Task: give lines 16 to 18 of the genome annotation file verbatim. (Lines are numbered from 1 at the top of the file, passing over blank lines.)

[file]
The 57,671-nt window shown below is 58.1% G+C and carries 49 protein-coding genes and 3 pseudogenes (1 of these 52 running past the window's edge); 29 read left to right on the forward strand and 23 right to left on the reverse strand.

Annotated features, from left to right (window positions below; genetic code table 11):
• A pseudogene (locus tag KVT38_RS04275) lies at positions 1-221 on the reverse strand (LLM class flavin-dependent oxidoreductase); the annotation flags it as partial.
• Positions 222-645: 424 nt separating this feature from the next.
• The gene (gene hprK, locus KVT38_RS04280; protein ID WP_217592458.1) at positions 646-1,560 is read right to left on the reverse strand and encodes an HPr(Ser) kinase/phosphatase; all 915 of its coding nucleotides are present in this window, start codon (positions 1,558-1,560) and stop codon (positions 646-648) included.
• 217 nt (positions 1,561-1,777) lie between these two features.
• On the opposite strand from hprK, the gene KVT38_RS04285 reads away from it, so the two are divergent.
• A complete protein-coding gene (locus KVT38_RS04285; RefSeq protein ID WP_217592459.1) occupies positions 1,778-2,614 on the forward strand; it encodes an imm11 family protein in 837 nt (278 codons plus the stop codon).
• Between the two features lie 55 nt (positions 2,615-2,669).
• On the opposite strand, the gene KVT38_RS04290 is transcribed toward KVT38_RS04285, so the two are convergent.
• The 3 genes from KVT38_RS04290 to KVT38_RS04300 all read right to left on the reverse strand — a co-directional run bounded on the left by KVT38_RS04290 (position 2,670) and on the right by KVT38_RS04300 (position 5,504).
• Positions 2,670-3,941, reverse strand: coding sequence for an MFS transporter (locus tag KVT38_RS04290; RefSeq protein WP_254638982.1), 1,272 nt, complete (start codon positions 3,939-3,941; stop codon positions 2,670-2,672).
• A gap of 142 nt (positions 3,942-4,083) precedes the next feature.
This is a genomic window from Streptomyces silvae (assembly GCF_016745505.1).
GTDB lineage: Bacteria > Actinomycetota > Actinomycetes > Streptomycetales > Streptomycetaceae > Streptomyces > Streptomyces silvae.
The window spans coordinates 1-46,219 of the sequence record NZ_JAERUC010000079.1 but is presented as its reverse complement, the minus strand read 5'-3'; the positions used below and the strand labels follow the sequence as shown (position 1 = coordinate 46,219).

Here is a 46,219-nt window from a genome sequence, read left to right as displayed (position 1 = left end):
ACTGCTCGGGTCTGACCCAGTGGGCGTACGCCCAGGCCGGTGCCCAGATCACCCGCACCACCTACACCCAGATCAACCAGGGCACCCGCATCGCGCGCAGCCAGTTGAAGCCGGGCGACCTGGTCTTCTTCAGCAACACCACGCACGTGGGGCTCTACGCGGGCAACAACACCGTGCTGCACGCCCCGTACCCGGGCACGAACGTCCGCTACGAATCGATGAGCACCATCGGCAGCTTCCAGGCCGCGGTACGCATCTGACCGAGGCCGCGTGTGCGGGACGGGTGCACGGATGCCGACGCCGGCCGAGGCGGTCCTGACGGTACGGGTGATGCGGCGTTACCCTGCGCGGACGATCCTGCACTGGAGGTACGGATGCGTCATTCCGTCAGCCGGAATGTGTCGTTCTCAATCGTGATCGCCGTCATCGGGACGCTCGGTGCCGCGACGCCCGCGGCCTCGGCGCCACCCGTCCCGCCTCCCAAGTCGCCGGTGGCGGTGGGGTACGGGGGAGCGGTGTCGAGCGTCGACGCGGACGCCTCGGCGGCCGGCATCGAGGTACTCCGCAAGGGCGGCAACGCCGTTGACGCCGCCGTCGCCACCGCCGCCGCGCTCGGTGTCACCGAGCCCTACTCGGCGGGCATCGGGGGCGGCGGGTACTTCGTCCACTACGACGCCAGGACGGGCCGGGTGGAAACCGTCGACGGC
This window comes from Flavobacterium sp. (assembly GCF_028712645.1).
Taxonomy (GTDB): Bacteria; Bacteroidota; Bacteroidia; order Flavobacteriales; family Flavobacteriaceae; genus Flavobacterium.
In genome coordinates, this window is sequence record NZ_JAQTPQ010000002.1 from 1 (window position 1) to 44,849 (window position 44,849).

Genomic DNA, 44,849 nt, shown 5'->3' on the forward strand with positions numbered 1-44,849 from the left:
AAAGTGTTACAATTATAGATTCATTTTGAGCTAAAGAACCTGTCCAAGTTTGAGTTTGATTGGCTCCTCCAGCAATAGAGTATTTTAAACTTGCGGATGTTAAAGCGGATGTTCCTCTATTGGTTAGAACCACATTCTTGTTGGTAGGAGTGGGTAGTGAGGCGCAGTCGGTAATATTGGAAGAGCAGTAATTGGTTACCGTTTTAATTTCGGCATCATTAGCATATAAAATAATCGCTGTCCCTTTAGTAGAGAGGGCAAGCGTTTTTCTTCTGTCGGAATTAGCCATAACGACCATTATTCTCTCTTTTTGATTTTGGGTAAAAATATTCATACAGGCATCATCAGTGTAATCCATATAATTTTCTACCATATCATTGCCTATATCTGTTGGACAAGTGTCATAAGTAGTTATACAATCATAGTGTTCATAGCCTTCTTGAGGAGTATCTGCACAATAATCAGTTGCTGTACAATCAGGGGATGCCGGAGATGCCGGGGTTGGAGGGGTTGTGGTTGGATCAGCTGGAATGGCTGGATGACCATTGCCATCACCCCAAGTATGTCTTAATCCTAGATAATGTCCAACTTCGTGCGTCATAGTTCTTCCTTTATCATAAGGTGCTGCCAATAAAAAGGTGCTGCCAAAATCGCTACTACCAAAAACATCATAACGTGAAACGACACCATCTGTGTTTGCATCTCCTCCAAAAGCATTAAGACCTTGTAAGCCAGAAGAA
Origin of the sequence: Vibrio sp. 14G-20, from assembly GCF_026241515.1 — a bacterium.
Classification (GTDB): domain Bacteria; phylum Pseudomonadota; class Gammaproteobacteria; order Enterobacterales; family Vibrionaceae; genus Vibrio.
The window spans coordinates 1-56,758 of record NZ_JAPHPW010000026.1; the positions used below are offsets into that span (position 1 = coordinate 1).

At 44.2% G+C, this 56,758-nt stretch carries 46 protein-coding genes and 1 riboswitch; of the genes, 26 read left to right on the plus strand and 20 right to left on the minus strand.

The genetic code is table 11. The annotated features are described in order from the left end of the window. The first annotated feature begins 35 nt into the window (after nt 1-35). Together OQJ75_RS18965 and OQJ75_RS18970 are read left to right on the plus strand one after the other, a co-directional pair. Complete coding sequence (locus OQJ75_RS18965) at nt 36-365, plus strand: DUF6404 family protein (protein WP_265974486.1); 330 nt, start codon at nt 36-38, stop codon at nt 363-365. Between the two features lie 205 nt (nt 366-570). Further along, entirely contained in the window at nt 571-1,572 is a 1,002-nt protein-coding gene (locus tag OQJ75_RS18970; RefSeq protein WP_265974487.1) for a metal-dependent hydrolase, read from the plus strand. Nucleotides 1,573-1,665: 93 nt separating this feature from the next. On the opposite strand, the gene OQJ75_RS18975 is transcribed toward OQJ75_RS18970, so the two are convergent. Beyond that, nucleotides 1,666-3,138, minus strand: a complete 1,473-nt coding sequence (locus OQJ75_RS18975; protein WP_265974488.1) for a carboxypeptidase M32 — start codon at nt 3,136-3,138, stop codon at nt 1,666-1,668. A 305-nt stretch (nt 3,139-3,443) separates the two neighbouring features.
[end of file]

The window spans coordinates 1-46,219 of the sequence record NZ_JAERUC010000079.1 but is presented as its reverse complement, the minus strand read 5'-3'; the positions used below and the strand labels follow the sequence as shown (position 1 = coordinate 46,219).

Here is a 46,219-nt window from a genome sequence, read left to right as displayed (position 1 = left end):
ACTGCTCGGGTCTGACCCAGTGGGCGTACGCCCAGGCCGGTGCCCAGATCACCCGCACCACCTACACCCAGATCAACCAGGGCACCCGCATCGCGCGCAGCCAGTTGAAGCCGGGCGACCTGGTCTTCTTCAGCAACACCACGCACGTGGGGCTCTACGCGGGCAACAACACCGTGCTGCACGCCCCGTACCCGGGCACGAACGTCCGCTACGAATCGATGAGCACCATCGGCAGCTTCCAGGCCGCGGTACGCATCTGACCGAGGCCGCGTGTGCGGGACGGGTGCACGGATGCCGACGCCGGCCGAGGCGGTCCTGACGGTACGGGTGATGCGGCGTTACCCTGCGCGGACGATCCTGCACTGGAGGTACGGATGCGTCATTCCGTCAGCCGGAATGTGTCGTTCTCAATCGTGATCGCCGTCATCGGGACGCTCGGTGCCGCGACGCCCGCGGCCTCGGCGCCACCCGTCCCGCCTCCCAAGTCGCCGGTGGCGGTGGGGTACGGGGGAGCGGTGTCGAGCGTCGACGCGGACGCCTCGGCGGCCGGCATCGAGGTACTCCGCAAGGGCGGCAACGCCGTTGACGCCGCCGTCGCCACCGCCGCCGCGCTCGGTGTCACCGAGCCCTACTCGGCGGGCATCGGGGGCGGCGGGTACTTCGTCCACTACGACGCCAGGACGGGCCGGGTGGAAACCGTCGACGGC